Putative Role of Aquaporins in Variable Hydraulic Conductance of Leaves in Response to Light

Putative Role of Aquaporins in Variable Hydraulic Conductance of Leaves in Response to Light Molecular and physiological studies in walnut ( Juglans regia ) are combined to establish the putative role of leaf plasma membrane aquaporins in the response of leaf hydraulic conductance ( K leaf ) to irradiance. The effects of light and temperature on K leaf are described. Under dark conditions, K leaf was low, but increased by 400% upon exposure to light. In contrast to dark conditions, K leaf values of light-exposed leaves responded to temperature and 0.1 m m cycloheximide treatments. Furthermore, K leaf was not related to stomatal aperture. Data of real-time reverse transcription-polymerase chain reaction showed that K leaf dynamics were tightly correlated with the transcript abundance of two walnut aquaporins ( JrPIP2 , 1 and JrPIP2 , 2 ). Low K leaf in the dark was associated with down-regulation, whereas high K leaf in the light was associated with up-regulation of JrPIP2 . Light responses of K leaf and aquaporin transcripts were reversible and inhibited by cycloheximide, indicating the importance of de novo protein biosynthesis in this process. Our results indicate that walnut leaves can rapidly change their hydraulic conductance and suggest that these changes can be explained by regulation of plasma membrane aquaporins. Model simulation suggests that variable leaf hydraulic conductance in walnut might enhance leaf gas exchanges while buffering leaf water status in response to ambient light fluctuations. http://www.deepdyve.com/assets/images/DeepDyve-Logo-lg.png

Putative Role of Aquaporins in Variable Hydraulic Conductance of Leaves in Response to Light

Loading next page...
 
/lp/american-society-of-plant-biologist/putative-role-of-aquaporins-in-variable-hydraulic-conductance-of-foEBxpbvn0
Publisher
American Society of Plant Biologist
Copyright
Copyright © 2015 by the American Society of Plant Biologists
ISSN
1532-2548
eISSN
0032-0889
D.O.I.
10.1104/pp.106.090092
Publisher site
See Article on Publisher Site

Abstract

Molecular and physiological studies in walnut ( Juglans regia ) are combined to establish the putative role of leaf plasma membrane aquaporins in the response of leaf hydraulic conductance ( K leaf ) to irradiance. The effects of light and temperature on K leaf are described. Under dark conditions, K leaf was low, but increased by 400% upon exposure to light. In contrast to dark conditions, K leaf values of light-exposed leaves responded to temperature and 0.1 m m cycloheximide treatments. Furthermore, K leaf was not related to stomatal aperture. Data of real-time reverse transcription-polymerase chain reaction showed that K leaf dynamics were tightly correlated with the transcript abundance of two walnut aquaporins ( JrPIP2 , 1 and JrPIP2 , 2 ). Low K leaf in the dark was associated with down-regulation, whereas high K leaf in the light was associated with up-regulation of JrPIP2 . Light responses of K leaf and aquaporin transcripts were reversible and inhibited by cycloheximide, indicating the importance of de novo protein biosynthesis in this process. Our results indicate that walnut leaves can rapidly change their hydraulic conductance and suggest that these changes can be explained by regulation of plasma membrane aquaporins. Model simulation suggests that variable leaf hydraulic conductance in walnut might enhance leaf gas exchanges while buffering leaf water status in response to ambient light fluctuations.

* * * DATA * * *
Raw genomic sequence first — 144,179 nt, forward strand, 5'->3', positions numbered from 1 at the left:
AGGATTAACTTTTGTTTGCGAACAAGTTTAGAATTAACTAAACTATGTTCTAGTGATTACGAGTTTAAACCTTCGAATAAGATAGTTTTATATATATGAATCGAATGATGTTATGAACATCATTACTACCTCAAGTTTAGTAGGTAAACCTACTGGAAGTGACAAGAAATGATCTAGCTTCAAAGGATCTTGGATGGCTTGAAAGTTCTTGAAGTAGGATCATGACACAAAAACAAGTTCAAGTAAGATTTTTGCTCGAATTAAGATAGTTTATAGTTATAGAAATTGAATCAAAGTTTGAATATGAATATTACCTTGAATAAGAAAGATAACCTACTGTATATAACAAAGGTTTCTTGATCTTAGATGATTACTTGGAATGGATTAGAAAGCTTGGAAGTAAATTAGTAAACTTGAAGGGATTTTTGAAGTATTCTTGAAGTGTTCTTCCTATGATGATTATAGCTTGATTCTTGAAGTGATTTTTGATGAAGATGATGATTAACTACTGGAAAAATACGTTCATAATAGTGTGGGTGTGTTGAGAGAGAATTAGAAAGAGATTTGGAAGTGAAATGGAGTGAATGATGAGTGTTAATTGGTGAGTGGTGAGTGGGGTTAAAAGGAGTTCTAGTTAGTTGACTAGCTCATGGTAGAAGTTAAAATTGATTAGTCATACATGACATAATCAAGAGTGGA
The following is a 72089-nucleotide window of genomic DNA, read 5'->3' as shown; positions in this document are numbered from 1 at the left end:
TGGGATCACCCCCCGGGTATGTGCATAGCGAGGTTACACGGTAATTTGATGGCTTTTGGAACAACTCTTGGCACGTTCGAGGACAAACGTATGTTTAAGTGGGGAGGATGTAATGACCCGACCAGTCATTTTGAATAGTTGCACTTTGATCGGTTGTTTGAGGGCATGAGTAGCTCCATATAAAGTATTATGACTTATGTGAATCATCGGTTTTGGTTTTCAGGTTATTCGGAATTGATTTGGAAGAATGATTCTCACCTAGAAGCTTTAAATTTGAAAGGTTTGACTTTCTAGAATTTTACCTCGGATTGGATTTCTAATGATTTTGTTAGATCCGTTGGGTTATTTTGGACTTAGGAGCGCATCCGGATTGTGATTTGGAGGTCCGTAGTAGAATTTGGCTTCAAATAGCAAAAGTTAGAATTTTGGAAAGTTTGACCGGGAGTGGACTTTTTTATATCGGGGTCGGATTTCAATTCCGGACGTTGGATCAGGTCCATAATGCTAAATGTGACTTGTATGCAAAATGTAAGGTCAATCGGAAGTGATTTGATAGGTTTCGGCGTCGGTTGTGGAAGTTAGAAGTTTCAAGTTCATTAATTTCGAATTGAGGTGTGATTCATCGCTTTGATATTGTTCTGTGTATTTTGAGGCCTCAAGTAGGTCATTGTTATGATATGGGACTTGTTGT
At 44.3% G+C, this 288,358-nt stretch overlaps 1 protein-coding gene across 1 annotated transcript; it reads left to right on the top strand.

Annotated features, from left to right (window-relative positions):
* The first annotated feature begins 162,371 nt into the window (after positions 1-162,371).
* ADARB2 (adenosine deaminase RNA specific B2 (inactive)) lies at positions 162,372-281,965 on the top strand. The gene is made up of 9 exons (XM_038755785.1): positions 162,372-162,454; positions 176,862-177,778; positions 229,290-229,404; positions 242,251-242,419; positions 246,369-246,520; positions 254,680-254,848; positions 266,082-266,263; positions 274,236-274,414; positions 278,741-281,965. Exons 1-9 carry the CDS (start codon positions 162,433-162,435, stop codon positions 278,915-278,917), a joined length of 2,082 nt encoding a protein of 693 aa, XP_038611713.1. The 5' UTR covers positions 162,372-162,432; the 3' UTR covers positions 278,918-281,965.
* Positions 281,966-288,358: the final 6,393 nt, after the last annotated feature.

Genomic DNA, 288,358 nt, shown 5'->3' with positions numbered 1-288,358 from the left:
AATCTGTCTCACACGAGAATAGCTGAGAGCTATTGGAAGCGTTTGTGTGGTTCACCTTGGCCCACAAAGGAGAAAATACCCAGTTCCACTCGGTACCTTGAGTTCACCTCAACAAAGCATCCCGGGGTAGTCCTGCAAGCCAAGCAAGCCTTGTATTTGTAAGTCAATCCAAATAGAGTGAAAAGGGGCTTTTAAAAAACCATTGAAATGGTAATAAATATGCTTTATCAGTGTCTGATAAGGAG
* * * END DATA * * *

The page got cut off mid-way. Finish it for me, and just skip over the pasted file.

There are no references for this article.

You’re reading a free preview. Subscribe to read the entire article.


DeepDyve is your
personal research library

It’s your single place to instantly
discover and read the research
that matters to you.

Enjoy affordable access to
over 18 million articles from more than
15,000 peer-reviewed journals.

All for just $49/month

Explore the DeepDyve Library

Search

Query the DeepDyve database, plus search all of PubMed and Google Scholar seamlessly

Organize

Save any article or search result from DeepDyve, PubMed, and Google Scholar... all in one place.

Access

Get unlimited, online access to over 18 million full-text articles from more than 15,000 scientific journals.

Your journals are on DeepDyve

Read from thousands of the leading scholarly journals from SpringerNature, Elsevier, Wiley-Blackwell, Oxford University Press and more.

All the latest content is available, no embargo periods.

See the journals in your area

DeepDyve

Freelancer

DeepDyve

Pro

Price

FREE

$49/month
$360/year

Save searches from
Google Scholar,
PubMed

Create lists to
organize your research

Export lists, citations

Read DeepDyve articles

Abstract access only

Unlimited access to over
18 million full-text articles

Print

20 pages / month

PDF Discount

20% off